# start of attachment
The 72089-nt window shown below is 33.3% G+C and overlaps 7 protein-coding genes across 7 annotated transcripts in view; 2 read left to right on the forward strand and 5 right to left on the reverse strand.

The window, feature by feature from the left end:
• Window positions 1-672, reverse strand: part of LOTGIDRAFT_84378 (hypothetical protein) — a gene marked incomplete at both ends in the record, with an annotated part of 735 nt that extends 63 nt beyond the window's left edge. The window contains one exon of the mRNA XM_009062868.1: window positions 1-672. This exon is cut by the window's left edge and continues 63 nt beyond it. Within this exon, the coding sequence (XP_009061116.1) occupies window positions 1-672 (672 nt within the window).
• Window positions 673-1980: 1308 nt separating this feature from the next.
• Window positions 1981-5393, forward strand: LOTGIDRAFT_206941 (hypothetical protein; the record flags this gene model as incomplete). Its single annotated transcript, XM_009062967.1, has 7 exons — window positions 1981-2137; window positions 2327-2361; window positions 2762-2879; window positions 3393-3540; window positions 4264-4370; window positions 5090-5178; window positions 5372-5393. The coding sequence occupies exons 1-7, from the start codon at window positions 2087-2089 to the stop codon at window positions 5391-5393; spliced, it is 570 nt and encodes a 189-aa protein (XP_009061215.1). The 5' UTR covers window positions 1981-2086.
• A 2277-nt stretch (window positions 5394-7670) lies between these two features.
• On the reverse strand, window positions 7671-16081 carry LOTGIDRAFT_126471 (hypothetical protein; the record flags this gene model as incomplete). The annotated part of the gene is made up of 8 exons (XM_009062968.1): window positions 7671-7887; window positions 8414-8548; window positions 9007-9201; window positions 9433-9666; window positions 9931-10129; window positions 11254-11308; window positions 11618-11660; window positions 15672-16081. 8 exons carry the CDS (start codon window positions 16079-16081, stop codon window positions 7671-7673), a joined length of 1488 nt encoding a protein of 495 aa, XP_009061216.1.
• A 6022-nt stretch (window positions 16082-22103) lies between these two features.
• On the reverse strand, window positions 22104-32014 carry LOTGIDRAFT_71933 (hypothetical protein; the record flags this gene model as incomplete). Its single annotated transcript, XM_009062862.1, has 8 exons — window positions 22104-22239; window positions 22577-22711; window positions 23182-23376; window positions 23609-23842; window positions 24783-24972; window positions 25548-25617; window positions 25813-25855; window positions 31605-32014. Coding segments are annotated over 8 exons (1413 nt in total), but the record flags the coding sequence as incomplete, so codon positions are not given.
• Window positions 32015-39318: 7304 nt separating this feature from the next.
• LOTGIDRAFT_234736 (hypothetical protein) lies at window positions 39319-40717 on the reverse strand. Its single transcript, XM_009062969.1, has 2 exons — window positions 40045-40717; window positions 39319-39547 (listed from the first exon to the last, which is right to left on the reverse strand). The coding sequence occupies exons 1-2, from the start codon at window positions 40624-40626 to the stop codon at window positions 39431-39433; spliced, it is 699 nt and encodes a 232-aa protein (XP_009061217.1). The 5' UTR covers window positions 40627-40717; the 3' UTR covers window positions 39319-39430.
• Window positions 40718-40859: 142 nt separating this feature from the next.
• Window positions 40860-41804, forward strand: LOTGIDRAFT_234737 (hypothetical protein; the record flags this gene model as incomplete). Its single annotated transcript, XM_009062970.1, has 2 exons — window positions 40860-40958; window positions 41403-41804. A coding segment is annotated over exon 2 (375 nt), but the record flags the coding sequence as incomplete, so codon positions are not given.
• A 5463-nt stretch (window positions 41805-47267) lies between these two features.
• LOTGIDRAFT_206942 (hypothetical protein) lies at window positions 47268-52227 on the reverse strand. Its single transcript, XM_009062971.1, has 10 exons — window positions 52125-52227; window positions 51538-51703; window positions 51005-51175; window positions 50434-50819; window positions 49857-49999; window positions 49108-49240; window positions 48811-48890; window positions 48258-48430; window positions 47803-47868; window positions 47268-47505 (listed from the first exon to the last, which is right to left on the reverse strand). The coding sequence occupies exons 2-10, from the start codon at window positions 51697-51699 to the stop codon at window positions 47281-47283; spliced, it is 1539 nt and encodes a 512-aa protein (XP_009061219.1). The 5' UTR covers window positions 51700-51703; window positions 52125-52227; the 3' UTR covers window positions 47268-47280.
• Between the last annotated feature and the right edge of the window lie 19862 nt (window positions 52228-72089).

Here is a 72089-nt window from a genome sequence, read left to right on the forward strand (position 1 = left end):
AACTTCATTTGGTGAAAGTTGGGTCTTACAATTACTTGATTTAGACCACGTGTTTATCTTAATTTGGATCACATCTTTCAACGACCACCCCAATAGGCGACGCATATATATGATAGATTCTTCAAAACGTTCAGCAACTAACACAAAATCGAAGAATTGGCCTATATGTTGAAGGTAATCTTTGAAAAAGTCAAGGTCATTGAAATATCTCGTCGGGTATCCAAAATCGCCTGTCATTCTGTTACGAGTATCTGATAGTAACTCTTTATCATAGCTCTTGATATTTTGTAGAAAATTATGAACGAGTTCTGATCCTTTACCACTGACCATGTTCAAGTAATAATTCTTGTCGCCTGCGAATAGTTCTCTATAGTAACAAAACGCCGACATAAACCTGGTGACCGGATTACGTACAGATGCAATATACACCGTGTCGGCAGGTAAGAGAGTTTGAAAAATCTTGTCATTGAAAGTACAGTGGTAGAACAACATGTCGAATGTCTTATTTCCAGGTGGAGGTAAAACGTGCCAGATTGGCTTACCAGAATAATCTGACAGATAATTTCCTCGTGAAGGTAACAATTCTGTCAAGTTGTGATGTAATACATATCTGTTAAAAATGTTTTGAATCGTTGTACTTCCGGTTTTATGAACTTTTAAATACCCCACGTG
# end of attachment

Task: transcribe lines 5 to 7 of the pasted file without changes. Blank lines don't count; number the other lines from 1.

• Window positions 1981-5393, forward strand: LOTGIDRAFT_206941 (hypothetical protein; the record flags this gene model as incomplete). Its single annotated transcript, XM_009062967.1, has 7 exons — window positions 1981-2137; window positions 2327-2361; window positions 2762-2879; window positions 3393-3540; window positions 4264-4370; window positions 5090-5178; window positions 5372-5393. The coding sequence occupies exons 1-7, from the start codon at window positions 2087-2089 to the stop codon at window positions 5391-5393; spliced, it is 570 nt and encodes a 189-aa protein (XP_009061215.1). The 5' UTR covers window positions 1981-2086.
• A 2277-nt stretch (window positions 5394-7670) lies between these two features.
• On the reverse strand, window positions 7671-16081 carry LOTGIDRAFT_126471 (hypothetical protein; the record flags this gene model as incomplete). The annotated part of the gene is made up of 8 exons (XM_009062968.1): window positions 7671-7887; window positions 8414-8548; window positions 9007-9201; window positions 9433-9666; window positions 9931-10129; window positions 11254-11308; window positions 11618-11660; window positions 15672-16081. 8 exons carry the CDS (start codon window positions 16079-16081, stop codon window positions 7671-7673), a joined length of 1488 nt encoding a protein of 495 aa, XP_009061216.1.